A man appears at the edge of his kingdom, globe firmly clasped in hand. Standing between two tall wands, he must choose the kingdom or the world. He cannot have both his comfort zone and the larger things that he desires so the question is, what does he do?
But when you’re stuck, the major task is deciding if you’re going to change at all. The challenge is finding the ability, in the face of an overwhelming amount of resistance, to create a small change in your life and build on it. —Mel Robbins
The Paralysis of Free Will
Of course, what happens is entirely up to the person you're reading but that's what is often so difficult for them. The Two of Wands makes the decision and the outcome their choice, their responsibility. Isn't it terrifying to be in charge of your own destiny? I mean, what if you screw it up, who said you know best? Well, you did! Sure, you spent much of your life picturing your ideal life scenario and while that may have changed somewhat, the basics are all still there.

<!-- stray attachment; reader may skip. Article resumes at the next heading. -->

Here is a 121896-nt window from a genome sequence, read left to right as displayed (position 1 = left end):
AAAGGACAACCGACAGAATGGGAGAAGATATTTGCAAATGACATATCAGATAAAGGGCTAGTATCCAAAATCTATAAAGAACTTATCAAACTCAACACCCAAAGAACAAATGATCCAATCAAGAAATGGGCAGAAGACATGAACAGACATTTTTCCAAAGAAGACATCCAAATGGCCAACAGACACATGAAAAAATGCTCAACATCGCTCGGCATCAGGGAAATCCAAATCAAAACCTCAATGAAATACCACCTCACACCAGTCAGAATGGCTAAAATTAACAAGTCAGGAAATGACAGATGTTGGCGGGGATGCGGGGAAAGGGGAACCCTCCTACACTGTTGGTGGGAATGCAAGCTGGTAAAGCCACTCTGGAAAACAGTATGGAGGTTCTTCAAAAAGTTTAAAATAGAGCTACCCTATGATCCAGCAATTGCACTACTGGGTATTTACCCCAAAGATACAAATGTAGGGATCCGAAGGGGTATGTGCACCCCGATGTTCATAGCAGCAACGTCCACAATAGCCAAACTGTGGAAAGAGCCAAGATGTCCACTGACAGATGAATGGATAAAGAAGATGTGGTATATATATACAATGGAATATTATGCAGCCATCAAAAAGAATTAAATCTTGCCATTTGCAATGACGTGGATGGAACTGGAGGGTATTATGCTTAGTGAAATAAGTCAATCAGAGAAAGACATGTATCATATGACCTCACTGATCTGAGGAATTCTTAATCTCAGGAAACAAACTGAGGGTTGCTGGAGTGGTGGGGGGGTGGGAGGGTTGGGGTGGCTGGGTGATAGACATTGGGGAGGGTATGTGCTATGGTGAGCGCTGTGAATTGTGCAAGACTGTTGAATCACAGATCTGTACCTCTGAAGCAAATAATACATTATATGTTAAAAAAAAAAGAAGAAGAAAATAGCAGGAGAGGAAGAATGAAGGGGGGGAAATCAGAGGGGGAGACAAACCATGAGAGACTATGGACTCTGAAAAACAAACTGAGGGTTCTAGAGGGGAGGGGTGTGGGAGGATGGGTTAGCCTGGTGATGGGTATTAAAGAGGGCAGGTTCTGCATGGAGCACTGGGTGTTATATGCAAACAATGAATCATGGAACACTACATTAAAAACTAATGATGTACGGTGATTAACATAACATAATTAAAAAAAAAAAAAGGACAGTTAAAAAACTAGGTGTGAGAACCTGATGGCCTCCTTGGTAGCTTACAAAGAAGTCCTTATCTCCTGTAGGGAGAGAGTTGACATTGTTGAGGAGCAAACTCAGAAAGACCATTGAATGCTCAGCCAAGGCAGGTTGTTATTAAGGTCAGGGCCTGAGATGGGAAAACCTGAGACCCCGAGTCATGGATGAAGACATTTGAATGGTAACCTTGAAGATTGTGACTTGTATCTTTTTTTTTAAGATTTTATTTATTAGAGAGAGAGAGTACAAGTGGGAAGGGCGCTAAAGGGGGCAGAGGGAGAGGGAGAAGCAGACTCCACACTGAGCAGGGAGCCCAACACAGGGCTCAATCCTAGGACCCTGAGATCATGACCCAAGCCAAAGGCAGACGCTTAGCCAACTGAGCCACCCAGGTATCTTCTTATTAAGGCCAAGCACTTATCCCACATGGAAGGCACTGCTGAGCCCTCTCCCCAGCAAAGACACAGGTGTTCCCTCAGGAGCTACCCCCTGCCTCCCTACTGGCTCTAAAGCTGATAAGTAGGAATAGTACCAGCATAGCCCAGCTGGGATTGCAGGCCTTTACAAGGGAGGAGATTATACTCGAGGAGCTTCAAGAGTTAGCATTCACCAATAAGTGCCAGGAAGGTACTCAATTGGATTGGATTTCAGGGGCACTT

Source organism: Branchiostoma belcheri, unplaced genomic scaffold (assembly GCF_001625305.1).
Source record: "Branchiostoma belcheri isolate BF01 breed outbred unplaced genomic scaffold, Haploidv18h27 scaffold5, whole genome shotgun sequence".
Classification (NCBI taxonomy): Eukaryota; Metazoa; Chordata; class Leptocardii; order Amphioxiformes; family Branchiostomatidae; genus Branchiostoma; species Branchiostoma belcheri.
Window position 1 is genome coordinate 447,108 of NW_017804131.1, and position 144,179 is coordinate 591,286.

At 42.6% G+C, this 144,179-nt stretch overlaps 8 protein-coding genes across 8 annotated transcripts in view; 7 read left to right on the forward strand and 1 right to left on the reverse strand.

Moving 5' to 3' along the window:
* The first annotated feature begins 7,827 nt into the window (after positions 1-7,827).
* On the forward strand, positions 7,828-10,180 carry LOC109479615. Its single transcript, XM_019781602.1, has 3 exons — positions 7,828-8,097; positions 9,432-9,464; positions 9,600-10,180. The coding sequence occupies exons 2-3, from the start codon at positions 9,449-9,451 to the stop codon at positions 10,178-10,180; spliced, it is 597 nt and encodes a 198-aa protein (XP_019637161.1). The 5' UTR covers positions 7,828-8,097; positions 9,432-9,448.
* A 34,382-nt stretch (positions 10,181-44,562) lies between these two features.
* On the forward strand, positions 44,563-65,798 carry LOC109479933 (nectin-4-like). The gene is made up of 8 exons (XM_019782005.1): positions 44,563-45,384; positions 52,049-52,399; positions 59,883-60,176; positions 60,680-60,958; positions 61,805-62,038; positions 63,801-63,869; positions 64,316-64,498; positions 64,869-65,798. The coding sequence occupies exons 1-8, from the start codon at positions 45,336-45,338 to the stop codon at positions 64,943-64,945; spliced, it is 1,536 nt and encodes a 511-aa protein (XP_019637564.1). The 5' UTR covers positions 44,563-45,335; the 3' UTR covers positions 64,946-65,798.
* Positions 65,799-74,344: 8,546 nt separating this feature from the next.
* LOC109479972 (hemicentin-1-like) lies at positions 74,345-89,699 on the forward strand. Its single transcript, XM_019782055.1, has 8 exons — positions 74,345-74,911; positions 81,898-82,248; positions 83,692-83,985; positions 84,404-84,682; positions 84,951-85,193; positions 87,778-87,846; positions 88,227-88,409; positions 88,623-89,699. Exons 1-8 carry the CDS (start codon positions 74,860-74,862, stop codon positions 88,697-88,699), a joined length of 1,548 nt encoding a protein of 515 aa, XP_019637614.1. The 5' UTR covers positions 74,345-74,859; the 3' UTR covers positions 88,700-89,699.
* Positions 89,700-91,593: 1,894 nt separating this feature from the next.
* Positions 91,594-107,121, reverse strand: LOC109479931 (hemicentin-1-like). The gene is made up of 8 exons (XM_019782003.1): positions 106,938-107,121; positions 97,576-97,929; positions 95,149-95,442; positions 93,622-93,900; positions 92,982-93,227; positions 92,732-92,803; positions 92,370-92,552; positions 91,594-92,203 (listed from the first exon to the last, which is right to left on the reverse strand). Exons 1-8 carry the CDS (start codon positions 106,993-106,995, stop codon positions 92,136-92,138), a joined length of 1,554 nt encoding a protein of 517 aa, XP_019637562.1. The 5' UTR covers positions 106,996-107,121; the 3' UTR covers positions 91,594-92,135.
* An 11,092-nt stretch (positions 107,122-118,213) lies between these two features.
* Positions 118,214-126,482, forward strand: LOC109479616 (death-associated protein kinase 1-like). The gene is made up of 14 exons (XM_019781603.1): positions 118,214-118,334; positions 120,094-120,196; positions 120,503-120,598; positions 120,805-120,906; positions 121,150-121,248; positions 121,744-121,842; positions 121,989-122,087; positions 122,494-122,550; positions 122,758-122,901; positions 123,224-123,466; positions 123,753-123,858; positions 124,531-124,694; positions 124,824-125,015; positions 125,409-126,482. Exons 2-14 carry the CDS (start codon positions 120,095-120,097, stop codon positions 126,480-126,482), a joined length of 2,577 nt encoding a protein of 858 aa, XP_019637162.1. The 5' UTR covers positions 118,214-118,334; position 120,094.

Tell you what, next time you're stuck between choice A and choice B, flip a coin, and when you do pay attention to just exactly when your gut screams out the answer you want. It's in moments like this that the Two of Wands becomes apparent, potent, and incredibly telling. There is no better motivator for deciding what you want from any given situation than to have someone try to make the choice for you—even if that someone is a quarter flipping through the air.
Taking Back the World
Leaving the confines of your kingdom (read: comfort zone) can be tough, but the outside world holds so much more promise than those walls you've built can ever really give you. The card immediately following the Two of Wands is the Three of Wands, and where is that figure? He's outside. So, the next time your brain begins to sound the alarm and encourage you to batten down the hatches, it may be better for you if you learn to dance in the rain just a bit.
Opportunity doesn't wait forever, you know.